Crawford says games generally go to about tenth level and that it was true of 3rd and 4th edition.
However, while Wizards' data indicates that most players don't play high level D&D campaigns, that doesn't mean that the designers don't want to support high level play. "It's still important to us for support to exist for the higher levels," Crawford said. "In addition to players who have campaigns at those levels, what we have found (and this has actually been reinforced in our most recent UA surveys) we'll get people saying, 'You know what? I've never played at those levels. I'm not sure I'll ever reach Level 20, but it's still important to me what my class feature is going to be up there, because it's aspirational.'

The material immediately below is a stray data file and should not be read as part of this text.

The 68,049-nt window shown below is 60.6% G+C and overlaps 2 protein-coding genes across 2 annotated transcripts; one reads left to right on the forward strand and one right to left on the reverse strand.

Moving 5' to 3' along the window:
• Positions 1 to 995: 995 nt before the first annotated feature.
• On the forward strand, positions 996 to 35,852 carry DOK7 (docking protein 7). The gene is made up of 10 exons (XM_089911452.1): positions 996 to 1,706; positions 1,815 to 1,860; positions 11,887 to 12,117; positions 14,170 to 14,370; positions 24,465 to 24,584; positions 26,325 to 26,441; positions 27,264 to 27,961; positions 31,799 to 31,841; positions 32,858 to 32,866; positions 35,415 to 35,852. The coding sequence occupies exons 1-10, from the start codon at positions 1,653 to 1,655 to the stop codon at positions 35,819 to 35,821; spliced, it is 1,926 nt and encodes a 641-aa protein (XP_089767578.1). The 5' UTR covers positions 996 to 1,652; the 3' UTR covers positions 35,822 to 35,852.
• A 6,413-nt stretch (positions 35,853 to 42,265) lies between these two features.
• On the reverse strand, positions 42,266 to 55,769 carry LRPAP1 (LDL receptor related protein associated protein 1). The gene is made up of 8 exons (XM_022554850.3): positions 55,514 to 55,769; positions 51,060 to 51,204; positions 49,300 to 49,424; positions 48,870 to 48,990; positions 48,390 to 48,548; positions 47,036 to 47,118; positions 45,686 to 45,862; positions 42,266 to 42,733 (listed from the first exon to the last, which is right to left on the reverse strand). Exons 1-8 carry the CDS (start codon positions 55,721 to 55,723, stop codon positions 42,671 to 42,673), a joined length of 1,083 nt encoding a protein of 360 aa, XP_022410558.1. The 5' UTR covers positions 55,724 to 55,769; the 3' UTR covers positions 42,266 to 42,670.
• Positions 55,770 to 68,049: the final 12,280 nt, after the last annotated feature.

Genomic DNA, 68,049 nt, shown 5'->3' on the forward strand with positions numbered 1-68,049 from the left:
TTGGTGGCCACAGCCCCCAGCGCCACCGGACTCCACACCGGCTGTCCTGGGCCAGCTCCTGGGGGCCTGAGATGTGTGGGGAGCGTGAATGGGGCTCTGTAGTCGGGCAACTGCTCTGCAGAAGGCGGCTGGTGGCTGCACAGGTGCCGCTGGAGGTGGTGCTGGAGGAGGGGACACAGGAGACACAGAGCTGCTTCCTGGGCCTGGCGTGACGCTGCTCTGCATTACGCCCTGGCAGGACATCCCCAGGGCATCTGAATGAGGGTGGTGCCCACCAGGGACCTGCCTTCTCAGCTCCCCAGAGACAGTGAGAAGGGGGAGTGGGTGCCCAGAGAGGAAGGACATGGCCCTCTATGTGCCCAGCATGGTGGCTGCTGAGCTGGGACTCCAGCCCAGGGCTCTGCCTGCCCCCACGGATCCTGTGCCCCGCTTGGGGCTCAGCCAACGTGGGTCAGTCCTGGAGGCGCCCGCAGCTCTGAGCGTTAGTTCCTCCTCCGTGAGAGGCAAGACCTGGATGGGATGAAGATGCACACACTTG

Dungeons & Dragons Explains Lack of High-Level Adventures and Future Plans to Support High-Level Characters
Dungeons & Dragons' lead rules designer Jeremy Crawford talks high level play.